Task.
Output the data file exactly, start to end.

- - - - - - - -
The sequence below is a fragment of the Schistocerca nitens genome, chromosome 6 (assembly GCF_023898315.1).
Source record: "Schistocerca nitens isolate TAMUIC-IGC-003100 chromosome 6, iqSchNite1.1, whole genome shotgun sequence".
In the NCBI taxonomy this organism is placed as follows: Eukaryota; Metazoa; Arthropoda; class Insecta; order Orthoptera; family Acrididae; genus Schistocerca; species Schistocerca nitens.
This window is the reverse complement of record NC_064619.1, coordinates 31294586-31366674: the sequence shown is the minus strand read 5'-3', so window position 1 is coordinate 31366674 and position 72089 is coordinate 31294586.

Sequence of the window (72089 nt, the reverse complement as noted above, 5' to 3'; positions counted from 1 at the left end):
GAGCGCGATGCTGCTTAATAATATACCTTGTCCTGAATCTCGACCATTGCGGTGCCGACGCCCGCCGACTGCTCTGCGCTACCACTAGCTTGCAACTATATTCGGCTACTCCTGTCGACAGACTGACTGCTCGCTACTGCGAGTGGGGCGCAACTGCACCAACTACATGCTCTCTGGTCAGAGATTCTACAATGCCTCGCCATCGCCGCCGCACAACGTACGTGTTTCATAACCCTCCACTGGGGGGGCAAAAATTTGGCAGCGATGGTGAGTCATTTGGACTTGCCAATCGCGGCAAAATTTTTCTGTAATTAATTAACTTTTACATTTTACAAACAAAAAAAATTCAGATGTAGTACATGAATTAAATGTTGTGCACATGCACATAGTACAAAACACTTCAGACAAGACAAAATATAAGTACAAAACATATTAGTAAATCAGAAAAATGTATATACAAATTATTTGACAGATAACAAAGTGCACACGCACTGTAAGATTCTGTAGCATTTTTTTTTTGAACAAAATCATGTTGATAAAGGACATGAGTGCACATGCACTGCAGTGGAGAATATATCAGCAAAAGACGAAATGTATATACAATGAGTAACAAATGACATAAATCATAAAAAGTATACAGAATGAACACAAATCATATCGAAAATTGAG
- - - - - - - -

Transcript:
The sequence below is a fragment of the Schistocerca nitens genome, chromosome 6 (assembly GCF_023898315.1).
Source record: "Schistocerca nitens isolate TAMUIC-IGC-003100 chromosome 6, iqSchNite1.1, whole genome shotgun sequence".
In the NCBI taxonomy this organism is placed as follows: Eukaryota; Metazoa; Arthropoda; class Insecta; order Orthoptera; family Acrididae; genus Schistocerca; species Schistocerca nitens.
This window is the reverse complement of record NC_064619.1, coordinates 31294586-31366674: the sequence shown is the minus strand read 5'-3', so window position 1 is coordinate 31366674 and position 72089 is coordinate 31294586.

Sequence of the window (72089 nt, the reverse complement as noted above, 5' to 3'; positions counted from 1 at the left end):
GAGCGCGATGCTGCTTAATAATATACCTTGTCCTGAATCTCGACCATTGCGGTGCCGACGCCCGCCGACTGCTCTGCGCTACCACTAGCTTGCAACTATATTCGGCTACTCCTGTCGACAGACTGACTGCTCGCTACTGCGAGTGGGGCGCAACTGCACCAACTACATGCTCTCTGGTCAGAGATTCTACAATGCCTCGCCATCGCCGCCGCACAACGTACGTGTTTCATAACCCTCCACTGGGGGGGCAAAAATTTGGCAGCGATGGTGAGTCATTTGGACTTGCCAATCGCGGCAAAATTTTTCTGTAATTAATTAACTTTTACATTTTACAAACAAAAAAAATTCAGATGTAGTACATGAATTAAATGTTGTGCACATGCACATAGTACAAAACACTTCAGACAAGACAAAATATAAGTACAAAACATATTAGTAAATCAGAAAAATGTATATACAAATTATTTGACAGATAACAAAGTGCACACGCACTGTAAGATTCTGTAGCATTTTTTTTTTGAACAAAATCATGTTGATAAAGGACATGAGTGCACATGCACTGCAGTGGAGAATATATCAGCAAAAGACGAAATGTATATACAATGAGTAACAAATGACATAAATCATAAAAAGTATACAGAATGAACACAAATCATATCGAAAATTGAG